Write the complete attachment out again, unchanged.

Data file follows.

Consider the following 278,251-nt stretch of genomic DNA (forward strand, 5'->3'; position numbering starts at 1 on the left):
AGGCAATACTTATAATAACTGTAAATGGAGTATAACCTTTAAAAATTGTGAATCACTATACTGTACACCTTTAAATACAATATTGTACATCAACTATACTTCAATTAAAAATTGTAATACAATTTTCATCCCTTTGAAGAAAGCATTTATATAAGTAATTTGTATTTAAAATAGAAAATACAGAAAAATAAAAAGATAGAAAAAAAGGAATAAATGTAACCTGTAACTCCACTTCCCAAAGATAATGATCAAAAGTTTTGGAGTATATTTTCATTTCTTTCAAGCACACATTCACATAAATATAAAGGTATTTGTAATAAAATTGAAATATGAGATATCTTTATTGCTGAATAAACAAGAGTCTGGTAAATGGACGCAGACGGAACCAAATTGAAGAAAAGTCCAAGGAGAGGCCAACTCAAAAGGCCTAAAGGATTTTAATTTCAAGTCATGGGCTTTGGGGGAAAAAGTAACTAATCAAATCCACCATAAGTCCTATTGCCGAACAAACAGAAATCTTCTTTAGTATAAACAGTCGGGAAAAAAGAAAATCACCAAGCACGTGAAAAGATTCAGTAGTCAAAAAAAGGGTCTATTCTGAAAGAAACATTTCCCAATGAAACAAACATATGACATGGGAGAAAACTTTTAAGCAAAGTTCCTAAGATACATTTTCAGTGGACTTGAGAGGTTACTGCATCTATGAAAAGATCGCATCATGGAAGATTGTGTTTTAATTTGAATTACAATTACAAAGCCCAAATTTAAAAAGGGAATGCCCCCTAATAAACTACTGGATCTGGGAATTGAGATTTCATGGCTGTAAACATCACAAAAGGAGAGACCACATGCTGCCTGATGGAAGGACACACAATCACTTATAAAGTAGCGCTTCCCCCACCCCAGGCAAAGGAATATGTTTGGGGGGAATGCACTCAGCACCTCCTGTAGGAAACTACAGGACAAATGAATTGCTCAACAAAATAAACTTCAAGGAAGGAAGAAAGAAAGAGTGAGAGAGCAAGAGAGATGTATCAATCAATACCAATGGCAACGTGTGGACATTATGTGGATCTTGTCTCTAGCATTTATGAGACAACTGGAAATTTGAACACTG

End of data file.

Consider the following 278,251-nt stretch of genomic DNA (forward strand, 5'->3'; position numbering starts at 1 on the left):
AGGCAATACTTATAATAACTGTAAATGGAGTATAACCTTTAAAAATTGTGAATCACTATACTGTACACCTTTAAATACAATATTGTACATCAACTATACTTCAATTAAAAATTGTAATACAATTTTCATCCCTTTGAAGAAAGCATTTATATAAGTAATTTGTATTTAAAATAGAAAATACAGAAAAATAAAAAGATAGAAAAAAAGGAATAAATGTAACCTGTAACTCCACTTCCCAAAGATAATGATCAAAAGTTTTGGAGTATATTTTCATTTCTTTCAAGCACACATTCACATAAATATAAAGGTATTTGTAATAAAATTGAAATATGAGATATCTTTATTGCTGAATAAACAAGAGTCTGGTAAATGGACGCAGACGGAACCAAATTGAAGAAAAGTCCAAGGAGAGGCCAACTCAAAAGGCCTAAAGGATTTTAATTTCAAGTCATGGGCTTTGGGGGAAAAAGTAACTAATCAAATCCACCATAAGTCCTATTGCCGAACAAACAGAAATCTTCTTTAGTATAAACAGTCGGGAAAAAAGAAAATCACCAAGCACGTGAAAAGATTCAGTAGTCAAAAAAAGGGTCTATTCTGAAAGAAACATTTCCCAATGAAACAAACATATGACATGGGAGAAAACTTTTAAGCAAAGTTCCTAAGATACATTTTCAGTGGACTTGAGAGGTTACTGCATCTATGAAAAGATCGCATCATGGAAGATTGTGTTTTAATTTGAATTACAATTACAAAGCCCAAATTTAAAAAGGGAATGCCCCCTAATAAACTACTGGATCTGGGAATTGAGATTTCATGGCTGTAAACATCACAAAAGGAGAGACCACATGCTGCCTGATGGAAGGACACACAATCACTTATAAAGTAGCGCTTCCCCCACCCCAGGCAAAGGAATATGTTTGGGGGGAATGCACTCAGCACCTCCTGTAGGAAACTACAGGACAAATGAATTGCTCAACAAAATAAACTTCAAGGAAGGAAGAAAGAAAGAGTGAGAGAGCAAGAGAGATGTATCAATCAATACCAATGGCAACGTGTGGACATTATGTGGATCTTGTCTCTAGCATTTATGAGACAACTGGAAATTTGAACACTG